21:02 Alex Wise – He’s the chief investment officer of Globalx ETFs, Jon Maier. Jon, thanks so much for being my guest on Sea Change Radio.
21:09 Jon Maier – Thanks Alex, it was a lot of fun.
21:26 Alex Wise – I’m joined on Sea Change Radio by Raj Thamotheram. He is one of the pioneers of the Responsible Investment field in the UK. He’s a board director and senior advisor to several nonprofits in the space. Raj, welcome back to Sea Change Radio.
21:41 Raj T. – Thank you so much, Alex. I’m very pleased to be back.
21:45 Alex Wise – As I mentioned, you’re one of the earliest experts in the responsible investing field, it’s changed names many times. Why don’t you first summarize the arc? And the evolution of the space briefly if you can?
22:00 Raj T. – Well, that’s a great, great starter question. So in most countries, it started off as ethical or personal values or personal morals based thing. And so for example, in the USA, I think most people first heard about it in relation to apartheid South Africa and not investing in, in that that can also be extended to dealing with tobacco or any other sector or company that individuals don’t like. And from there, it morphed a bit as you as you were saying into something which was more institutional or retail as a product and then it became known as socially responsible investing where people start investment professionals start to look for good companies. Best in classes, the technical jargon, companies that are doing better, even if they’re in a dirty sector. So for example, without naming names, you can look for fossil fuel companies, which are trying to support the Paris agreement. And invest in those and disinvest or divest from companies who haven’t, that’s probably the most extreme example of of the challenge in terms of finding best in class. And then most recently, we’ve had a range of other players come into the sector who are looking for alpha for outperformance. So, people are trying to integrate non financial or extra financial data into their traditional investment performance processes defined a competitive advantage.
24:21 Alex Wise – And you’ve been a senior advisor at organizations like the university’s superannuation scheme, which is a large UK-based pension fund. But that was a while ago. Get us up to date with how larger behemoths of of the investment world whether they be pension funds or hedge funds private equity, how are they adopting ESG into their vocabulary Raj?
24:25 Raj T. – Great question. When I joined the Responsible Investment field I was one of a relative relatively small number a handful of professionals in larger organization’s mind was a big pension fund called the university superannuation scheme. It’s the UK equivalent to Tia cref in the States. And from there, I went to be the head of ESG, or responsible investment at AXA, which is a very big global insurance based fund manager. Since that time, we’ve had organizations like BlackRock and State Street and private equity firms like KKR, all signing up to being members of an organization called the principles of responsible investment. So depending on how you classify between one in three, or even wanting to investment dollars, is now signed up to those principles. On paper, how in practice that gets executed is a very big question. There’s a there’s a lot of concern about greenwashing.
25:46 Alex Wise – Yes, I can’t help but think a lot of times when I hear the stats being bandied about that the ESG sector has gone from 150 billion to $2 trillion in the last how many years? I can’t help but think that that’s just that they’re moving the goalposts a lot, in many cases that these companies aren’t necessarily completely changing the way they do business. But the way we analyze, green investing has changed. Is that overly harsh?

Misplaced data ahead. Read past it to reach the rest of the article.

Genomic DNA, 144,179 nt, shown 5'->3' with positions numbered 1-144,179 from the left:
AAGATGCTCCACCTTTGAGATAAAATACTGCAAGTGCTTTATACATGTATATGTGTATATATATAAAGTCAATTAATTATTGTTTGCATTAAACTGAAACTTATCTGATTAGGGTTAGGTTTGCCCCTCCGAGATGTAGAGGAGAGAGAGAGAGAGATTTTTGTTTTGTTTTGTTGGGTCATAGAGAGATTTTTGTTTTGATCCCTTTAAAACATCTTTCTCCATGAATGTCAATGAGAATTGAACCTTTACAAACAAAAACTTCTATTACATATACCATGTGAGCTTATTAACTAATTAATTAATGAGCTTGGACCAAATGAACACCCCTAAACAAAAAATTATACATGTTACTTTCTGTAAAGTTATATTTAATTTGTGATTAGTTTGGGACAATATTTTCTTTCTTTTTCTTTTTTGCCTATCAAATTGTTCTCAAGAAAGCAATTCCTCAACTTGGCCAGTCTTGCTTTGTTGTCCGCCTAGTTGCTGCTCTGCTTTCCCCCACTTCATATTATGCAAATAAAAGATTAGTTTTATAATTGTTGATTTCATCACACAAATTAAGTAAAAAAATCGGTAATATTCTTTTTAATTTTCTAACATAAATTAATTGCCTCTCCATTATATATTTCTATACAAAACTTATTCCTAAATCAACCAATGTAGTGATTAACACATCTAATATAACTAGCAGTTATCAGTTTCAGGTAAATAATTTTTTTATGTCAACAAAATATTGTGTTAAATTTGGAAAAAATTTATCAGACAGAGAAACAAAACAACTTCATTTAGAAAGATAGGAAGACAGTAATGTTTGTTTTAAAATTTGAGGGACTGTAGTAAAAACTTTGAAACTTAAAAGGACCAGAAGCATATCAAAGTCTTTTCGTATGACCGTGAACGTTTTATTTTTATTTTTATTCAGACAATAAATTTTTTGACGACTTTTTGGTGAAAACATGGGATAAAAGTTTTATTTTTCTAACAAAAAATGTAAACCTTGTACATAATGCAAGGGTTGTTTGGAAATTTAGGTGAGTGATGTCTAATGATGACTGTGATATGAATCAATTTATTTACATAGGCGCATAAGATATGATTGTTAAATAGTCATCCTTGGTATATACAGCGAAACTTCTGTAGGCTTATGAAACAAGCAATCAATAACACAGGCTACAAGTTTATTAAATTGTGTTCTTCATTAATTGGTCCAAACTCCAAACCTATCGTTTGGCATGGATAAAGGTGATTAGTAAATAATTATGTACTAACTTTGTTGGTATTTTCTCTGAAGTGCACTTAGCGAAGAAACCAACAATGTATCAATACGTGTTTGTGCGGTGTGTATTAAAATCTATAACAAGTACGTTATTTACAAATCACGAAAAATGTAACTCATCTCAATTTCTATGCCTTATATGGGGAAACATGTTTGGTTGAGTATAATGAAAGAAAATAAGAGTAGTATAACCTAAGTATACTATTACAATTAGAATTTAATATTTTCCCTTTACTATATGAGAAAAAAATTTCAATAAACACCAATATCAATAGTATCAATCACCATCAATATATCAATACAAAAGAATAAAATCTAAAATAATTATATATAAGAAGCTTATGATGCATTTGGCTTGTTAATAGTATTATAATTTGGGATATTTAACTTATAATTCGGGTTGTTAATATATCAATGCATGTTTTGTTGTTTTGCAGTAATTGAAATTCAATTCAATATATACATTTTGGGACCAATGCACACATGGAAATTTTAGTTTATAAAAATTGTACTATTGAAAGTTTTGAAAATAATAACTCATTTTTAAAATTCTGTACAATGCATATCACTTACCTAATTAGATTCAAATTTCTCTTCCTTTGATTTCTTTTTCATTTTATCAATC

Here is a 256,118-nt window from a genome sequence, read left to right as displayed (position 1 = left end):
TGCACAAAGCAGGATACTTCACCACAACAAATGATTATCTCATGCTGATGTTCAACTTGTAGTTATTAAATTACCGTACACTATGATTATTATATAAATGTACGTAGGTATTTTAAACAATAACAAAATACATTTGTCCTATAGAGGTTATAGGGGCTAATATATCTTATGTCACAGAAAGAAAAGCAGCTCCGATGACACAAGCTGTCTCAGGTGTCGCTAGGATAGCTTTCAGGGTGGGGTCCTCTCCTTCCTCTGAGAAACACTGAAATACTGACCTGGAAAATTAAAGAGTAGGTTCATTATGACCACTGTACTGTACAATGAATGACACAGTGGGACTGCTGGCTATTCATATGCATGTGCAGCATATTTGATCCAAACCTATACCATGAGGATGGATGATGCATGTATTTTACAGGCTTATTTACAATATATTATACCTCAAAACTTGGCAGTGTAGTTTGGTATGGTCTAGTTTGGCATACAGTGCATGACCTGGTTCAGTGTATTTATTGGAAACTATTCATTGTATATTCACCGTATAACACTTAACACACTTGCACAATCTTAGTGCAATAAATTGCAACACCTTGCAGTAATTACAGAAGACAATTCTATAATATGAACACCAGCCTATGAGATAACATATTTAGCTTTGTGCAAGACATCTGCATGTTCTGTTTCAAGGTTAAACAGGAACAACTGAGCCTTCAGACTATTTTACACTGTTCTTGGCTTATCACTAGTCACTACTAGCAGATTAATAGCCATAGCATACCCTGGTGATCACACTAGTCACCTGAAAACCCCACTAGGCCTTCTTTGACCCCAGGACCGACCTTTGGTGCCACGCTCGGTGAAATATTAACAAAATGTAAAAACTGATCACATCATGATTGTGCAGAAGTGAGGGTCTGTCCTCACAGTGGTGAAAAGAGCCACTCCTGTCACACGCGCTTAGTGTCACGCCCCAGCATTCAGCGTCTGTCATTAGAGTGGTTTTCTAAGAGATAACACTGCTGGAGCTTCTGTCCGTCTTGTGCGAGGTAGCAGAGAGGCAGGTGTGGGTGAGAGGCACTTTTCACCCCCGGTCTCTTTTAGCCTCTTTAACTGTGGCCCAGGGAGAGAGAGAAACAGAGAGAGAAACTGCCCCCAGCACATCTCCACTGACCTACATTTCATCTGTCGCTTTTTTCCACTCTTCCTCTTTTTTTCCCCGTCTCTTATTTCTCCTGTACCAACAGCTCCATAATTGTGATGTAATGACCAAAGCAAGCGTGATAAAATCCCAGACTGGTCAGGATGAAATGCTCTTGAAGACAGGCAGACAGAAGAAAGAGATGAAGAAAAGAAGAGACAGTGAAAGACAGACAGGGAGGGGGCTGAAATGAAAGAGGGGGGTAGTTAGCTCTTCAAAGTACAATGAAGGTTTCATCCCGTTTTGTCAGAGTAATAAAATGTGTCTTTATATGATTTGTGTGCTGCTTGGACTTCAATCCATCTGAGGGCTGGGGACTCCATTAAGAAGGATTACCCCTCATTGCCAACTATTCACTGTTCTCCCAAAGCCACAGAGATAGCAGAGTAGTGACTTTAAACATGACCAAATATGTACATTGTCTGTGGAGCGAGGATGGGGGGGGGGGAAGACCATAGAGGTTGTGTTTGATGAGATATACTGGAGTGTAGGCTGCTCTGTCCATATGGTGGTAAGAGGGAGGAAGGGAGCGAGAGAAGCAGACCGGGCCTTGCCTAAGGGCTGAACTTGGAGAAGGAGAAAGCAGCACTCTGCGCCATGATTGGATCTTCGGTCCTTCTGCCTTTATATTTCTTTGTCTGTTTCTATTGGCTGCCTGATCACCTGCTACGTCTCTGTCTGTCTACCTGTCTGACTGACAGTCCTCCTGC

26:21 Raj T. – 44 So I’m gonna say yes or no, the concern is absolutely right. I have been talking about it for over 10 years, it’s one reason why I went independent and set up my own Think Tank, it’s much easier to see what you think when you’re when you’re not wearing an organizational hat. So where you’re absolutely right out, is that it’s very easy to slap a label of ESG on a fund, which isn’t very different from the funds that didn’t used to be called ESG. So you do a tiny bit of divestment. You take out tobacco here, you overweight companies, which have a good carbon footprint and suddenly, wham, bam, you’ve got a ESG fund. Well, actually, the real world value of that is pretty minimal with anything. So that’s one problem. The other problem is a lot of very big fund managers are doing what they do best, which is to push products. So on top of their normal business, they’ve added a new set of products called ESG. Products. Well, that’s a bit like, I don’t know having some extra salad, but at the same time stuffing yourself with high carb, fizzy drinks and unhealthy food doesn’t change the real impact of those organizations. And so I have some big questions about the greenwashing that’s allowed in the sector at the moment.
27:58 Alex Wise – Raj Thamotheram, thanks so much for being my guest on Sea Change Radio.
28:01 Raj T. – Thank you so much.
28:16 Narrator – You’ve been listening to Sea Change Radio. Our intro music is by Sanford Lewis and our outro music is by Alex Wise. Additional music by The Meters and Theo Katzman. Check out our website at SeaChangeRadio.com to stream or download the show or subscribe to our podcast. Visit our archives there to hear from Bill McKibben, Van Jones, Paul Hawken and many others. And tune in to Sea Change Radio next week, as we continue making connections for sustainability. For Sea Change Radio, I’m Alex Wise.